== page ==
Canada's Heritage Minister says online censorship bill will help free speech

I Guess the Mounties don't do irony

To advise the Heritage Minister on regulating Canada’s internet, a panel of experts, most of them academics, has been appointed. One of the government’s internet regulation plans, alongside the online censorship bill, is to create a federal internet censorship agency.

When announcing the panel of experts, Heritage Minister Pablo Rodriguez said, “We are open to all ideas. The only thing we want is to do the right thing, is to make it right, is to make it happen.”

The minister was asked if it was a priority for the internet censorship bill not to infringe Canadians' rights. He said that freedom of expression is a fundamental right and is “at the core” of the bill.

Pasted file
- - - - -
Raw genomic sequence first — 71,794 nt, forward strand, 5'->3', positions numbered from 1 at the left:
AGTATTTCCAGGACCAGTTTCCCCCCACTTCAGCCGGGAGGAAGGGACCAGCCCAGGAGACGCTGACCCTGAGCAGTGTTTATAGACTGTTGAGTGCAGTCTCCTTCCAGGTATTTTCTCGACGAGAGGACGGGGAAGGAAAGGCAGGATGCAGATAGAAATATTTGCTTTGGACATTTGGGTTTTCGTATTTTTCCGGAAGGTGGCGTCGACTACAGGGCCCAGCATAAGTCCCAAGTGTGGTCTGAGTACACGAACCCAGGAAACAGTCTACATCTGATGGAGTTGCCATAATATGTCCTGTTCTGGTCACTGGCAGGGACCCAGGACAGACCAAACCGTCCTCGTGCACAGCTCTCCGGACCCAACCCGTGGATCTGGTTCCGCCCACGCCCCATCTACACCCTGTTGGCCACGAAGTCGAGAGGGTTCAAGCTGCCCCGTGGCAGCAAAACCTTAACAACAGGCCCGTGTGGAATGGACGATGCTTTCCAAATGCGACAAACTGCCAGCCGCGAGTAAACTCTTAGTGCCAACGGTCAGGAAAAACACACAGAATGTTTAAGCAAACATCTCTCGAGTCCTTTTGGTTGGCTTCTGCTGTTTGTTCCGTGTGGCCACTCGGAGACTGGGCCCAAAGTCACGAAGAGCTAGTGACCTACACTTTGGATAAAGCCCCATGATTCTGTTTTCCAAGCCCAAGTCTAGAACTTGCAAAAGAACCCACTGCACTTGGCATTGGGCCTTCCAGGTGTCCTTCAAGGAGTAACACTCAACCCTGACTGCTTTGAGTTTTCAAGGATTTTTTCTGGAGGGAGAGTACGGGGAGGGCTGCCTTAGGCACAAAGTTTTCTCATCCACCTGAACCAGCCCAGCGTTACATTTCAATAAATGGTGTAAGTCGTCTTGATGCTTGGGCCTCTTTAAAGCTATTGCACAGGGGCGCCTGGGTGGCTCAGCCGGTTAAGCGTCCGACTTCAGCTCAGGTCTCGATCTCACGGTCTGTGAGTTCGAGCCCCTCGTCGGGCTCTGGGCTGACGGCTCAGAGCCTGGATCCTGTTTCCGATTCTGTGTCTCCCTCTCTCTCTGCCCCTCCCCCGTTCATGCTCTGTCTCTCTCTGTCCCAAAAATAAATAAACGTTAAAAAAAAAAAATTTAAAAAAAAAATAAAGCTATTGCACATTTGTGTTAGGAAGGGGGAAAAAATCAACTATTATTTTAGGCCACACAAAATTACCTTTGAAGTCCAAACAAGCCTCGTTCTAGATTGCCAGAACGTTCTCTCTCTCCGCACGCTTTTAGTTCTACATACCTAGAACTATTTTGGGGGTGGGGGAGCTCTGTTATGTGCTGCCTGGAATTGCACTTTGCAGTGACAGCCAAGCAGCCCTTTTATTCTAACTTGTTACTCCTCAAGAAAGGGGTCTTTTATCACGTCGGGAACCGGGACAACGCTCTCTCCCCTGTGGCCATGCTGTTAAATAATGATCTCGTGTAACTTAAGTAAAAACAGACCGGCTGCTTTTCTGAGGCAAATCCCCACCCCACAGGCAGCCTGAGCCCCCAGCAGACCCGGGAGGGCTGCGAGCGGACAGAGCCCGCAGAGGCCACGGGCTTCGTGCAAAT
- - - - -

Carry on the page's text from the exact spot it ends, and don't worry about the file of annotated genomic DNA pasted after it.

“But I’ll tell you something else,” Rodriguez said. “Actually there are a lot of people who don’t want to share what they think anymore, who are afraid of going online to speak freely because of the negative and violent reaction they may get. I think in some ways this will really help freedom of speech.

Rodriguez said the 12-member panel will meet and recommend regulations within the next two months.

“We will take that information, work on a bill, and table it as soon as possible,” Rodriguez said. He added that “every government’s first priority will always be the safety and the security of Canadians.”

Last July the heritage department recommended the creation of a Digital Safety Commissioner, who would have the authority to take anonymous complaints, conduct closed-door hearings, and send content removal orders.

The department received over 9,000 submissions on the proposal, most of them rejecting the idea.

Rights groups, free speech activists, and even academics have described the proposal as "disturbing."

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